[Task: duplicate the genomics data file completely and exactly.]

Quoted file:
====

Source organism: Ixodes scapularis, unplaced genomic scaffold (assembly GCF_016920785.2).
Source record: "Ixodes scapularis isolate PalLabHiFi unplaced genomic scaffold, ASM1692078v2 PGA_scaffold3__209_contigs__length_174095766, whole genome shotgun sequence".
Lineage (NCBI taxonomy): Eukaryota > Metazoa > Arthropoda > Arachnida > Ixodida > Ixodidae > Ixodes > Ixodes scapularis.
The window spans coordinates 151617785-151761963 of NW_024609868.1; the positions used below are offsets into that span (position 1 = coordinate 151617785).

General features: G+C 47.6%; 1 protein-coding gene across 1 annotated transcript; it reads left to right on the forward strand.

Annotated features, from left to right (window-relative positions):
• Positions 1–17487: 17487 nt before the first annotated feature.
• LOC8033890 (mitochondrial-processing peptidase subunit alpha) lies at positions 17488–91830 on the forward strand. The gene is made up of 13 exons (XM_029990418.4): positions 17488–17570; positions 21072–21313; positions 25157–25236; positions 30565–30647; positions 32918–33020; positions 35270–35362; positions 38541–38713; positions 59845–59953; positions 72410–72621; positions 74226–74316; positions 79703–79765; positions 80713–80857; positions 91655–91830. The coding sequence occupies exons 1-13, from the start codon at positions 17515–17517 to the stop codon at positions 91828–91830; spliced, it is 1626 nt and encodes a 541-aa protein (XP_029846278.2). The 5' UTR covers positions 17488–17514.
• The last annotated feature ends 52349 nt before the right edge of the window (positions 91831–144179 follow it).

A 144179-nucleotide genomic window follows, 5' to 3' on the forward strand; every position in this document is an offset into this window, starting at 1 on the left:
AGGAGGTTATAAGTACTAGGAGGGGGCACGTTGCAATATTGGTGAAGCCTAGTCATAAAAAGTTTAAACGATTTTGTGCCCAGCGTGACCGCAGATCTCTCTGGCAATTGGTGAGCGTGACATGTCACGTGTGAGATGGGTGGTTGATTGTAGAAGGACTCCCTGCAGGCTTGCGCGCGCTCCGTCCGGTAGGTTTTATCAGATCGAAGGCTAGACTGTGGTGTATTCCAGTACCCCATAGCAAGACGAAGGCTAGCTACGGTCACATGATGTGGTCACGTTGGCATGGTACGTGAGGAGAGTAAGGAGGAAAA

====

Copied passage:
Source organism: Ixodes scapularis, unplaced genomic scaffold (assembly GCF_016920785.2).
Source record: "Ixodes scapularis isolate PalLabHiFi unplaced genomic scaffold, ASM1692078v2 PGA_scaffold3__209_contigs__length_174095766, whole genome shotgun sequence".
Lineage (NCBI taxonomy): Eukaryota > Metazoa > Arthropoda > Arachnida > Ixodida > Ixodidae > Ixodes > Ixodes scapularis.
The window spans coordinates 151617785-151761963 of NW_024609868.1; the positions used below are offsets into that span (position 1 = coordinate 151617785).

General features: G+C 47.6%; 1 protein-coding gene across 1 annotated transcript; it reads left to right on the forward strand.

Annotated features, from left to right (window-relative positions):
• Positions 1–17487: 17487 nt before the first annotated feature.
• LOC8033890 (mitochondrial-processing peptidase subunit alpha) lies at positions 17488–91830 on the forward strand. The gene is made up of 13 exons (XM_029990418.4): positions 17488–17570; positions 21072–21313; positions 25157–25236; positions 30565–30647; positions 32918–33020; positions 35270–35362; positions 38541–38713; positions 59845–59953; positions 72410–72621; positions 74226–74316; positions 79703–79765; positions 80713–80857; positions 91655–91830. The coding sequence occupies exons 1-13, from the start codon at positions 17515–17517 to the stop codon at positions 91828–91830; spliced, it is 1626 nt and encodes a 541-aa protein (XP_029846278.2). The 5' UTR covers positions 17488–17514.
• The last annotated feature ends 52349 nt before the right edge of the window (positions 91831–144179 follow it).

A 144179-nucleotide genomic window follows, 5' to 3' on the forward strand; every position in this document is an offset into this window, starting at 1 on the left:
AGGAGGTTATAAGTACTAGGAGGGGGCACGTTGCAATATTGGTGAAGCCTAGTCATAAAAAGTTTAAACGATTTTGTGCCCAGCGTGACCGCAGATCTCTCTGGCAATTGGTGAGCGTGACATGTCACGTGTGAGATGGGTGGTTGATTGTAGAAGGACTCCCTGCAGGCTTGCGCGCGCTCCGTCCGGTAGGTTTTATCAGATCGAAGGCTAGACTGTGGTGTATTCCAGTACCCCATAGCAAGACGAAGGCTAGCTACGGTCACATGATGTGGTCACGTTGGCATGGTACGTGAGGAGAGTAAGGAGGAAAA